Crunchy Raw Potato and Smoked Salmon Salad

2 uncooked medium-sized potatoes
5 slices smoked salmon
1 Tablespoon Pesto
2 Tablespoons mayonnaise
1/2 teaspoon fresh lemon juice
Salt, pepper to taste

1. Peel the potatoes and use a slicer to make very thin slices. Then cut the slices lengthwise with a knife to make thin matchsticks. Place the potato sticks in a bowl and cover them with cold water for a few minutes. Drain the water and cover the potatoes with fresh water two more times or until the water stays clear. Drain the potatoes well.

2. Using your fingers, break the smoked salmon into small-ish pieces.

3. Combine the rest of the ingredients together in a bowl to make a dressing, then add the potatoes and salmon to the bowl and toss to coat. Serve with lettuce or toasted french bread.

Note: Adjust the measurements for the dressing ingredients to suit your own taste, or Replace pesto with a small amount of fresh wasabi for an alternate dressing.


This is a tasty way to use up any mochi you have leftover from New Years. I stock up on brown rice mochi blocks on the rare occasions it is offered through my food co-op, and I usually have some kind of cheese and sandwich ham in the fridge.

Ingredients (1 serving)

1 block of brown rice mochi, diced

1 thin slice of ham or bacon, diced

1 thin slice of the cheese of your choice

olive oil or butter

toasted sesame seeds or crushed nori (optional)




(1) Put a teaspoon of olive oil and/or butter in a pre-heated non-stick frying pan . Scatter the diced mochi in the pan, trying to keep the bits separated from each other. Cook over medium-high heat for 20~30 seconds.

(2) When the bottoms of the diced mochi become puffy and crispy, turn the whole batch over with a pancake turner  (it is no longer important to keep the pieces separate from each other). Scatter the diced ham into the pan where there is space. Cook some more for 10~20 seconds.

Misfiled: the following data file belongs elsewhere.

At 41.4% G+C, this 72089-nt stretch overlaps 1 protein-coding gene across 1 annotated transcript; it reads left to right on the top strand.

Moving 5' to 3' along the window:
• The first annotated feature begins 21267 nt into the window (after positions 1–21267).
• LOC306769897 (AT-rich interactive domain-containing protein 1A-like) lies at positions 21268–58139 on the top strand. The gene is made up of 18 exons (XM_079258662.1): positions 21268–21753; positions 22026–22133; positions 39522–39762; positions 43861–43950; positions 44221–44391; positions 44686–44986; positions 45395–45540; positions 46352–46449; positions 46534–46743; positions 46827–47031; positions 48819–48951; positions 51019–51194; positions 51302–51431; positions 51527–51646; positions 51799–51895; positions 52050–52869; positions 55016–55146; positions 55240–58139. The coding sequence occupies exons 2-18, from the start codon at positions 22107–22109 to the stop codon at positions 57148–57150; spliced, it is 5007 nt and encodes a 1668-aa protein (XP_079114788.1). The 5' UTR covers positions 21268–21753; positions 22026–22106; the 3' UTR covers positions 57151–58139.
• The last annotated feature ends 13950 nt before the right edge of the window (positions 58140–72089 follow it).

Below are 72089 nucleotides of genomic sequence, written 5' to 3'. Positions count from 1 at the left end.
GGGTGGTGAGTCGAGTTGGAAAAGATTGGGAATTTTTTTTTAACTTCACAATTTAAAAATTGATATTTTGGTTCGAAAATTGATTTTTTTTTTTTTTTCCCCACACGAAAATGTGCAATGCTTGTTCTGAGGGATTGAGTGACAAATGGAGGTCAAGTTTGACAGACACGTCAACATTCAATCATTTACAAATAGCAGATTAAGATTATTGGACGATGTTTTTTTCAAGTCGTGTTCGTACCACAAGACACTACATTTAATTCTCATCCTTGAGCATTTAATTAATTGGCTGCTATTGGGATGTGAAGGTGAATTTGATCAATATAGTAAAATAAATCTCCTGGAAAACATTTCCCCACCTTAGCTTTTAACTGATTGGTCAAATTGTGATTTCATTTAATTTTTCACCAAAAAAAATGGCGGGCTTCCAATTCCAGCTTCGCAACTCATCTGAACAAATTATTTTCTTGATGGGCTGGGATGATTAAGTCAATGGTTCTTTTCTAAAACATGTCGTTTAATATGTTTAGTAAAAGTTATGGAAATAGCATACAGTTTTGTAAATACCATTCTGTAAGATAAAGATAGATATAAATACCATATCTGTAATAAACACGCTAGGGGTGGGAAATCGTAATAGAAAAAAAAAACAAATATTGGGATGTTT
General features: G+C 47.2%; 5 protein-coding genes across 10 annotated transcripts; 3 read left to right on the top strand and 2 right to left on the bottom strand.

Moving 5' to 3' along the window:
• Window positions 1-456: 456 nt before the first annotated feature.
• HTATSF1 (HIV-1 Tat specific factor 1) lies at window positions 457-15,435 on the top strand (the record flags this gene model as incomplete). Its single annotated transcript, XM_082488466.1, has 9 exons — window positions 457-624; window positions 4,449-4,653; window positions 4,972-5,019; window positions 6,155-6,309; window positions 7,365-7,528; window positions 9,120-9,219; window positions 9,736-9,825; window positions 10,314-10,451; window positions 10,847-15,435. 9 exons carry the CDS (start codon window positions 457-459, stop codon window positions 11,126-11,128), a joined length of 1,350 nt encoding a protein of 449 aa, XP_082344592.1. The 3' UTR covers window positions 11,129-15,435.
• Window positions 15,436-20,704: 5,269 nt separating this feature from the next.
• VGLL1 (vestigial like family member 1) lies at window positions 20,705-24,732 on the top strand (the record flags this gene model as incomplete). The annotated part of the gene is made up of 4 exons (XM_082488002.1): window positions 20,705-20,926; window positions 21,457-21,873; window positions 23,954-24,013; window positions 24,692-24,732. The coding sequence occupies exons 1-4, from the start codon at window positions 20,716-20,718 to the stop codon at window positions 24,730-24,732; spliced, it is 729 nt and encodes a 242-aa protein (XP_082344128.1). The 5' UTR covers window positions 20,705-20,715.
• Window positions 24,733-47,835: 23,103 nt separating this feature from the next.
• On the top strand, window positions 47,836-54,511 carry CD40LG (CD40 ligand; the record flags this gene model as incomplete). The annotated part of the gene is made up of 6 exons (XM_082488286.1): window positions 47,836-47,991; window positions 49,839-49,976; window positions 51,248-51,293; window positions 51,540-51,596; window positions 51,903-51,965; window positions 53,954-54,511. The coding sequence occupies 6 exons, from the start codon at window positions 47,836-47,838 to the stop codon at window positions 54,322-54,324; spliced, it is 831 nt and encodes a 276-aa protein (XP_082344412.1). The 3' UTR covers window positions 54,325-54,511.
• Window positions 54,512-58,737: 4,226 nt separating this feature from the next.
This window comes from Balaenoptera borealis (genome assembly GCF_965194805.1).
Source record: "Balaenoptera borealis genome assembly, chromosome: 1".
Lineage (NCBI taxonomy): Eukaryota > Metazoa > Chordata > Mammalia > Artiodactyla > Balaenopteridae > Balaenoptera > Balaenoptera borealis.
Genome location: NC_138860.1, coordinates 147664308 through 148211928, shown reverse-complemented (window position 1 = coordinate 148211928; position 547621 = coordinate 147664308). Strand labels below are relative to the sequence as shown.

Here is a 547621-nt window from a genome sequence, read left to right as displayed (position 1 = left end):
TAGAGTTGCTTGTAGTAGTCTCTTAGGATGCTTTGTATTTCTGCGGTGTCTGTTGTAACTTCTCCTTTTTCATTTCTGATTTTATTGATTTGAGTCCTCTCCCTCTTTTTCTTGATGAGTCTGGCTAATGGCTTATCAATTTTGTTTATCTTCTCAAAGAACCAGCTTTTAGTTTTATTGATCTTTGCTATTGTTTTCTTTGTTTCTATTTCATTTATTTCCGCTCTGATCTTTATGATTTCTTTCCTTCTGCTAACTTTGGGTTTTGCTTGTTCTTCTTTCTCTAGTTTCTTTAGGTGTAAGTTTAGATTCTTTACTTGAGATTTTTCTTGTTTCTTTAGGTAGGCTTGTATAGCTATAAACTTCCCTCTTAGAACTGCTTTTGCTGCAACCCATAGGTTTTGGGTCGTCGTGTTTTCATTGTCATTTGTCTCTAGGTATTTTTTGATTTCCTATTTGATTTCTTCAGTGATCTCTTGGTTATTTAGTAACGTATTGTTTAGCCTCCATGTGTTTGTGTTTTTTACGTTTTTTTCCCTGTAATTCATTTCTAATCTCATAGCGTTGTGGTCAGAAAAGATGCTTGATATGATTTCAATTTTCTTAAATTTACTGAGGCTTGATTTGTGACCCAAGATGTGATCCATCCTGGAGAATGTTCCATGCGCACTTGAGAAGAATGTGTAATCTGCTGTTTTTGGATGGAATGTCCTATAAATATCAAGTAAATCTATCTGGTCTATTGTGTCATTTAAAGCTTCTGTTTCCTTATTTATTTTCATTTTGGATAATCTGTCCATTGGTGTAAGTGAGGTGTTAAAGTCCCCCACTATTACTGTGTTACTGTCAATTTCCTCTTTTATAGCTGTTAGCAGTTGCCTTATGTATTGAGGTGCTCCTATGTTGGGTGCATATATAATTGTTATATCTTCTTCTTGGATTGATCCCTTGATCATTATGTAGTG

(3) When the other side of the mochi is puffy and crispy, and the ham is looking crispy at the edges, scoot them together in the middle of the pan and place the slice of cheese over the top. Turn off the heat and cover the pan.

(4) When the cheese has melted to your satisfaction, use the pancake turner to scoop the whole pile neatly onto a plate. Scatter crushed nori or toasted sesame seed over the top, and serve.



Tempura is one of those dishes that I get a strong craving for every once in a while, and which I tend to order on the rare occasions I eat out. But I’d never been able to imitate the awesomely light and crispy coating that the professionals seem to effortlessly produce. That is, until I got the hang of the tempura batter I use in this recipe. If you think the batter is strangely thin, that may be because you have the mistaken idea that tempura is like fritters. Japanese tempura is light and lacy, not bread-y.

When you coat a single ingredient, you dip the ingredient quickly into the batter, without trying too hard to coat it completely. If, as in this recipe, you want to fry multiple ingredients together, you put a balanced combination of your chosen ingredients into a small bowl and spoon the batter over it, tossing lightly before scooping it out of the bowl with a lightly oiled spoon and sliding it gently into the hot oil in your deep fryer or frying pan. I chose bacon and asparagus and shiso for my combination, not only for the complimentary flavors, but also for the colors.


Bacon, fresh asparagus spears, fresh perilla leaves, all cut into smaller than bite-sized pieces. You want them to be recognizable, but they need to cook through quickly.

Batter: egg, flour, potato flour (or cornstarch), ice-cold water

Vegetable oil heated to 340 F (170 C) degrees in a wok or deep-sided pan.


1. Crack a fresh egg into a measuring cup and scramble it with a fork or tiny whisk. Add enough ice-cold water to the egg to reach the 1-cup mark on the measuring cup.

2. Sift 1/2 cup all purpose flour and 3 Tablespoons potato flour (katakuriko) or corn starch into a medium-sized mixing bowl.

3.  Pour the egg-water mixture into the dry ingredients. Stir with fork or whisk very briefly to mix ingredients, but not too thoroughly. You want to leave some lumps and unmixed patches.